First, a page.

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AT&T Admits Network Can't Handle iPhone, iPad Traffic 298

Posted by Soulskill
from the sky-is-blue dept.
RedEaredSlider writes "AT&T has admitted that the rise of tablets and smartphones like the iPad and iPhone has taken a major toll on its network. In its public filing to the Federal Communications Commission yesterday, the company admitted that its network has been under increasing strain as more and more high-bandwidth devices have been connected. This not only includes smartphones like the iPhone, but tablets like the iPad as well. AT&T says that in many cases tablets put a greater stress on their network (PDF) than smartphones do."
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AT&T Admits Network Can't Handle iPhone, iPad Traffic

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  • So? (Score:5, Insightful)

    by tripleevenfall (1990004) on Friday April 22, 2011 @03:28PM (#35909076)

    You sign the customers first, work out the details later. Customers are committed for 2 years, will likely be on for 4 or 6. They'll be stuck with you.

  • Stupid (Score:5, Insightful)

    by geek (5680) on Friday April 22, 2011 @03:29PM (#35909084) Homepage

    So it's the fault of the devices and not the retarded telcom that refuses to build out it's network, besides the fact that there is an obvious demand. Fuck them.

    • by vijayiyer (728590)

      Building out the network is easier said than done due to NIMBY syndrome:

      http://www.mercurynews.com/peninsula/ci_17878746?nclick_check=1 [mercurynews.com]
      http://blogs.sfweekly.com/thesnitch/2010/03/exposing_brugmanns_cell_phone.php [sfweekly.com]

      • Re:Stupid (Score:4, Insightful)

        by jtownatpunk.net (245670) on Friday April 22, 2011 @03:46PM (#35909284)

        That's why they bought T-Mobile. Much cheaper and faster to buy existing infrastructure.

        • by StikyPad (445176)

          No. The problem with AT&T's network isn't the number of towers (though that's a limiting factor when it comes to customer growth and advertiseable coverage area) but rather the shoddy backhaul. And it's *extremely* unlikely that T-Mobile's backhual is any better. In fact, upgrading their wireless signaling to LTE "4G" is almost insulting considering they haven't reached anything close to 50% of the capacity of 3G. It's strictly a marketing move so they can advertise the "4G" status of their network.

        • Re:Stupid (Score:5, Insightful)

          by Nethemas the Great (909900) on Friday April 22, 2011 @05:26PM (#35910206)
          I thought that was because they didn't care for a competitor having superior service at a lower price. All I know is I am not the slightest bit please to see my carrier gobbled by those bastards. If the FTC doesn't block the sale I'll likely be switching after it finalizes.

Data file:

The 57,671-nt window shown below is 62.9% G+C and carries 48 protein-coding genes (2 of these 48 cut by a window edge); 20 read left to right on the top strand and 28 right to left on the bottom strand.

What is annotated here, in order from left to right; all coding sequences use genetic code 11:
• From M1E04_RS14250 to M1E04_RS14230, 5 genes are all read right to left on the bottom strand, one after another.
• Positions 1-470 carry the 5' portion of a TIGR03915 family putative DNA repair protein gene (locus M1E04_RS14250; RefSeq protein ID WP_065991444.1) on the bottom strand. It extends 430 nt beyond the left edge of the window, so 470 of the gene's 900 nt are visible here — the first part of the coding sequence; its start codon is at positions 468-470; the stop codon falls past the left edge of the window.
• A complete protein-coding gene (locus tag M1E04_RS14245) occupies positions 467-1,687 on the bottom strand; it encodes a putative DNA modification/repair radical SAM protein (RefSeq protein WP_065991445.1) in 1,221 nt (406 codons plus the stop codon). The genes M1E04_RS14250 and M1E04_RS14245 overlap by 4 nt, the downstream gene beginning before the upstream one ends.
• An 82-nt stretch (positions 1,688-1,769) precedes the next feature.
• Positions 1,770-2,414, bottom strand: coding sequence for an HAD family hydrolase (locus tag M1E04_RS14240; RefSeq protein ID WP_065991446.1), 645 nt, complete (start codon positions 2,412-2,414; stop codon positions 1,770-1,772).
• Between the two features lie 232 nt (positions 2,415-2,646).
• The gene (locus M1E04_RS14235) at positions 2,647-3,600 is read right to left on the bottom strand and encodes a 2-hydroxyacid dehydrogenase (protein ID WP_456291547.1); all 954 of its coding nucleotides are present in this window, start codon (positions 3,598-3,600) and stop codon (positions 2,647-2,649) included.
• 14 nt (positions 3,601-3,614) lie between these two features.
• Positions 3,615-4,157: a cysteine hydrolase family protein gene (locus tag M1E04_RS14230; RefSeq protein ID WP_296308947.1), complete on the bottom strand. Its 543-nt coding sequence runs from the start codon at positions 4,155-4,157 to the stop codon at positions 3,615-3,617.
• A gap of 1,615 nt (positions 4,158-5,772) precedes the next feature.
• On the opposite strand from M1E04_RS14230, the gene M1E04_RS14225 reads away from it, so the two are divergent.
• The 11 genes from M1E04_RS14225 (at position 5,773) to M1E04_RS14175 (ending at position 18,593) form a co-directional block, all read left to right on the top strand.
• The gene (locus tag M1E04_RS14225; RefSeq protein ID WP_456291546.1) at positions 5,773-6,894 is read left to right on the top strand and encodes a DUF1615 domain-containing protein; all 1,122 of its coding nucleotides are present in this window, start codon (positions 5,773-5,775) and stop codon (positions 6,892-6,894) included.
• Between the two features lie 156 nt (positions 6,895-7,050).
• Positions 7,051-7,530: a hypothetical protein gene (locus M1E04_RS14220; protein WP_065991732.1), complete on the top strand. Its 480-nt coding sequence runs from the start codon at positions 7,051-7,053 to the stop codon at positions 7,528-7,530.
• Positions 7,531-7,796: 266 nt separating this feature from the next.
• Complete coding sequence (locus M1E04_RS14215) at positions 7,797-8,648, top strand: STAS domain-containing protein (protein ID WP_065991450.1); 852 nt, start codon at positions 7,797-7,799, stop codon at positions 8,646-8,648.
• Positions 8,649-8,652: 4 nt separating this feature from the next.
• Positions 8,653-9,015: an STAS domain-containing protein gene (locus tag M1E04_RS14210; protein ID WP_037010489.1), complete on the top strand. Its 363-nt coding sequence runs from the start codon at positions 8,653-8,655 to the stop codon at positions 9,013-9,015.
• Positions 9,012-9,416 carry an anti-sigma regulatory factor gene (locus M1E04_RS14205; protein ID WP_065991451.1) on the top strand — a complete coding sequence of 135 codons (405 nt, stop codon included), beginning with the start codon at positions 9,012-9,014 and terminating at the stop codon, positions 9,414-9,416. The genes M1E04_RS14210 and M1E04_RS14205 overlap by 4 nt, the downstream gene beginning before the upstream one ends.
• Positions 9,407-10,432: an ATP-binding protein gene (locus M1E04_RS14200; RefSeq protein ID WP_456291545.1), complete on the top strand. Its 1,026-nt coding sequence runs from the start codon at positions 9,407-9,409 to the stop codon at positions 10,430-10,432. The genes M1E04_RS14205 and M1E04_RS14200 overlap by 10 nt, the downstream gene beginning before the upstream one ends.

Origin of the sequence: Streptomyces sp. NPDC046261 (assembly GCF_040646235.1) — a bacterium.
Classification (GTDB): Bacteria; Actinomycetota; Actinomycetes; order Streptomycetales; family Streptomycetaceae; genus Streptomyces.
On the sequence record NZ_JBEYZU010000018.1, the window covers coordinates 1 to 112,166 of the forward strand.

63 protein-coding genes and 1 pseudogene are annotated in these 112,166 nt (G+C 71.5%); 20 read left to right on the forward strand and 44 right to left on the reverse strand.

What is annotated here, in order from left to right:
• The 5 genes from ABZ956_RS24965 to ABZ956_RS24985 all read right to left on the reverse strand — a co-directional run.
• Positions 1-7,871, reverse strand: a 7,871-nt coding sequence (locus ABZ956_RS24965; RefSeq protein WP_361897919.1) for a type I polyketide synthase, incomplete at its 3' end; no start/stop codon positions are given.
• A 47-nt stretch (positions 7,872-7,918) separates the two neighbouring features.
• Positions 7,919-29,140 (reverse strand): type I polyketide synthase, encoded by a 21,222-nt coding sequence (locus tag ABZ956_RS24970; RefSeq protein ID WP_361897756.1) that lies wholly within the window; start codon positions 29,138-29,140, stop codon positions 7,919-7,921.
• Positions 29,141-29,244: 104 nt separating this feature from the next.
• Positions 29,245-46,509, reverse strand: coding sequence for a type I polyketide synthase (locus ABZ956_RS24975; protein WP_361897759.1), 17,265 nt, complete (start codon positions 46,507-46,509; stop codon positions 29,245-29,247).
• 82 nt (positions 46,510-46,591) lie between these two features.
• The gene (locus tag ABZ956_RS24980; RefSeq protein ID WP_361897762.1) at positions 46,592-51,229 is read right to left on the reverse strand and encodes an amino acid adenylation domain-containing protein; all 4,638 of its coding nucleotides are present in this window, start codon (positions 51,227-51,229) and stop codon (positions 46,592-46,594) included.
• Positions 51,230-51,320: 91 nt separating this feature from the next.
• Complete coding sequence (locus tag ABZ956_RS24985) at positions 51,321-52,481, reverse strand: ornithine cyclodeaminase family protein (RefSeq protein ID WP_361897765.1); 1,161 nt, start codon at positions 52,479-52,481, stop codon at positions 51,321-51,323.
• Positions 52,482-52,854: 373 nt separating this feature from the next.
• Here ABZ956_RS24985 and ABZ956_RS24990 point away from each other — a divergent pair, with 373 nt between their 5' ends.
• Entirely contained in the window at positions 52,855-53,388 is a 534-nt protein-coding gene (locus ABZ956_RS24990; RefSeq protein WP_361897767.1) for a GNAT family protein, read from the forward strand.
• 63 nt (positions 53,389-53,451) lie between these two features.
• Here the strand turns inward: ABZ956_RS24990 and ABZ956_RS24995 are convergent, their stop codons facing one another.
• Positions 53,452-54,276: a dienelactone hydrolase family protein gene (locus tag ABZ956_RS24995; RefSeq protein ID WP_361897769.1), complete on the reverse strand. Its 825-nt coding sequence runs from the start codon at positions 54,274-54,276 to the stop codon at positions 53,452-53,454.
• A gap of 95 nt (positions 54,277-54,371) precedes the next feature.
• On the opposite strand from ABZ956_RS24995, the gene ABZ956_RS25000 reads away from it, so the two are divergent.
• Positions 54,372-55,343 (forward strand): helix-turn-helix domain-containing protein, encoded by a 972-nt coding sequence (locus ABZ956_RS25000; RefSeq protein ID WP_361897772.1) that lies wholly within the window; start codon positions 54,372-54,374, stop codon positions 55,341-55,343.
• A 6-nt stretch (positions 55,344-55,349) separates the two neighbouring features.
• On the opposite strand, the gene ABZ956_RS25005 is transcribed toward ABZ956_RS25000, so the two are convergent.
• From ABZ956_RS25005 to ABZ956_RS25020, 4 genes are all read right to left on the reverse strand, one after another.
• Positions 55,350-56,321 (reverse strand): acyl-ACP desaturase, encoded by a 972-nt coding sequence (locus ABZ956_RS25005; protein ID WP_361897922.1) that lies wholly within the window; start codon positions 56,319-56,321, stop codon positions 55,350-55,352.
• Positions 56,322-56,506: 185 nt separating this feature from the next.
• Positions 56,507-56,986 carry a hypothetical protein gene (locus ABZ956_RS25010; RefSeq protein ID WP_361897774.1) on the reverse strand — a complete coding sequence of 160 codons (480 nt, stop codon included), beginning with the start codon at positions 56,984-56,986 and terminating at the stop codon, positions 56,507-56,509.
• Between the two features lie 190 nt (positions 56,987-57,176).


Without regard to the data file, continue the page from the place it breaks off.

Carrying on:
• by Sycraft-fu (314770) on Friday April 22, 2011 @04:32PM (#35909708)

        With wired networks "Just build more," is basically always an option. Connection too slow? Upgrade the equipment to faster signaling. At the max signaling? Upgrade to fiber, or to better fiber. Have the most out of one connection you can? Lay more fiber and run it in parallel.

        That isn't the case with wireless. Providers have a defined set of frequencies they can use. They can't just use more because it is licensed. Transmission power is also regulated and of course noise is out of their control. So that means bandwidth and SNR are fixed, which means the throughput you'll get is fixed (as per Shanon's Law).

        Also, since it is wireless, everyone on a given cell shares what you have. If the technology and conditions allow for, say, 5mbps you get 5mbps to split among everyone. If there's 1 guy, he gets 5mbps to himself. If there's 100 people they split it and get much less each.

        Only solution is to build out the cell towers, make them more frequent so each cell is smaller. Well and good but cost aside, people whine, they don't want to see them, they don't want them near their houses. That makes for a problem.

        There is no magic solution for this. Better technology and new frequency licenses (LTE and WiMax and all that) will help a lot (of course it costs a lot to roll out since all radios have to be augmented with new ones) but you run in to physical limits.

    • Now that there is no regulation that requires it, *all* the carriers were shorting the expansion of the networks to accommodate future need and pocketing the cash.

    • by poetmatt (793785)

      Even moreso, saying you cannot handle the traffic should clearly be the definitive factor to tell them that they should, in fact, upgrade their capacity. Yet they aren't?